Saul Bass’ work on the Alfred Hitchcock film Psycho shows an interesting use of visual forms to draw out the emotion and mood of the film. What is unique about Bass’ concept in the opening credits is the amount of analysis and thought used to create an opening title sequence that engages the audience with these simple forms of typography and abstract shapes. These graphic forms integrate and mix with the music forming a “narrative discourse”.
From Russia with Love (1963) by Robert Brownjohn
Robert Brownjohn’s experimental approach brought a new kind of technique that engaged the audience with this famous spy film. The significance of this piece is the combination of filmed footage paired with illuminating projections of the titles. This avant-garde style by Robert Brownjohn directs the viewer’s perception in an interesting way using sensual imagery. The unique visual approach brings insight into the film and a connotative meaning to the female roles the movie. From Russia with Love opening titles demonstrates how visuals can be effectively memorable by reflecting the sensual themes of the movie.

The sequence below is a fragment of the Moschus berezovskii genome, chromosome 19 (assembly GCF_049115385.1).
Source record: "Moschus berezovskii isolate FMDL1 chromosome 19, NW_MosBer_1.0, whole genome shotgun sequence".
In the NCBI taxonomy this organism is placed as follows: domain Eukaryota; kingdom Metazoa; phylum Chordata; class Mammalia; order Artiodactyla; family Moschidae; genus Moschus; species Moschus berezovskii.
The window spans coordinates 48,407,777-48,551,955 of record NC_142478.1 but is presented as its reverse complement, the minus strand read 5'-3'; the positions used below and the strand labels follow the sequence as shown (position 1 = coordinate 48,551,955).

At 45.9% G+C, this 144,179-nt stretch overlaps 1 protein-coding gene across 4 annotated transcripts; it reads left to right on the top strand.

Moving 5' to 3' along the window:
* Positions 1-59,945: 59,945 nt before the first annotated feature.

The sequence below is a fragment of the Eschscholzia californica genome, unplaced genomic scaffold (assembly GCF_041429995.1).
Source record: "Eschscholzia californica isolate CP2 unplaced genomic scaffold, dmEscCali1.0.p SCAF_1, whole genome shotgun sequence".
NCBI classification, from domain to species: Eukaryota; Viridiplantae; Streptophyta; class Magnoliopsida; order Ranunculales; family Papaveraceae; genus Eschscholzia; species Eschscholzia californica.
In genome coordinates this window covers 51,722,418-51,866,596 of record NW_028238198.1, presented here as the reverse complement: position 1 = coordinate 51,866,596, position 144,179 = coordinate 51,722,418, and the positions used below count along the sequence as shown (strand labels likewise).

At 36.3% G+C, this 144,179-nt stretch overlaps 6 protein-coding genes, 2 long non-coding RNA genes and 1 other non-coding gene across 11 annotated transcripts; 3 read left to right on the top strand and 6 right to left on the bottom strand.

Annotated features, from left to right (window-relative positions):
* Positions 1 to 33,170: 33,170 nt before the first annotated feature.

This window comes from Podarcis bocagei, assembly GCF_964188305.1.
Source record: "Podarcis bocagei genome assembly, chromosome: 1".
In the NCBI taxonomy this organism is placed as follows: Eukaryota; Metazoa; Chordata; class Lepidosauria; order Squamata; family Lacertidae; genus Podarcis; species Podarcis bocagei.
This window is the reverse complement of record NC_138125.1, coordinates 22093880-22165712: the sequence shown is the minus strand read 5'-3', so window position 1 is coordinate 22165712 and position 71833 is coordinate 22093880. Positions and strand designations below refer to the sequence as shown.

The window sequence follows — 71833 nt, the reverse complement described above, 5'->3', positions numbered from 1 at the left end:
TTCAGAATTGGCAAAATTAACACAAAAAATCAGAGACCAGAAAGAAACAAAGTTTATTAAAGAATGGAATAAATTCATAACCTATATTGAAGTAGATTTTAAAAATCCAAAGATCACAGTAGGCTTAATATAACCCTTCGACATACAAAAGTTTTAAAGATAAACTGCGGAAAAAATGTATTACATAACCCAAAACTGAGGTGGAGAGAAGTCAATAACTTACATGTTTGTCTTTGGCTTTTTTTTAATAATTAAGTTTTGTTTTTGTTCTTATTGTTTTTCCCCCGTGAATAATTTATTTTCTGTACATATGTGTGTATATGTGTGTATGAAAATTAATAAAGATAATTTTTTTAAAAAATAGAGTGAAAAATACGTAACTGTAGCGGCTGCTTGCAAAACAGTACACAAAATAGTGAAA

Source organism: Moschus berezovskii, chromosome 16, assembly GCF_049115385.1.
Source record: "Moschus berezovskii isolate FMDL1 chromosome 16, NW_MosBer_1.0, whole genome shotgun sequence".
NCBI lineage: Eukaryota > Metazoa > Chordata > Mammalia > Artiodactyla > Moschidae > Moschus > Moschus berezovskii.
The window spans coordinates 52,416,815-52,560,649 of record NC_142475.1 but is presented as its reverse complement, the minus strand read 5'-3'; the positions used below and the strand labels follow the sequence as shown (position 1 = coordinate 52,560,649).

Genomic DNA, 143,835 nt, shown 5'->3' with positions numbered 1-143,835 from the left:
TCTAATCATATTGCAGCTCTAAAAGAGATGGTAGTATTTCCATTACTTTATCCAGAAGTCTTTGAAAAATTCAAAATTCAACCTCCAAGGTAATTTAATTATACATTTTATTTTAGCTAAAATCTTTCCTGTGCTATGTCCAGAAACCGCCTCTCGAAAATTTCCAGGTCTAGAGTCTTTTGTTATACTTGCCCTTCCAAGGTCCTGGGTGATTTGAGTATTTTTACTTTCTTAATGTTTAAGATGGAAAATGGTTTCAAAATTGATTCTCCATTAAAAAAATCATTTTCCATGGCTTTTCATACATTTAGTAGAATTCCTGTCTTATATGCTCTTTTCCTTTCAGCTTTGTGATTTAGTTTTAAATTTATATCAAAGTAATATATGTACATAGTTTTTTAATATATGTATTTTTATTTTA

Spider-Man (2002) by Kyle Cooper
Designer Kyle Cooper and his work on the superhero film Spider-Man demonstrates a transition of technology which has opened new possibilities in the manipulation of typography to express the environment and atmosphere of the film. It shows the successful capabilities to replicate the movement of the fictitious superhero by playing around with the typography. This visually dynamic sequence has developed a new kind of aesthetic that achieves a closer representation of the film itself. These extraordinary energetic visuals opens the audience’s view into these technological and non-conventional opening credits.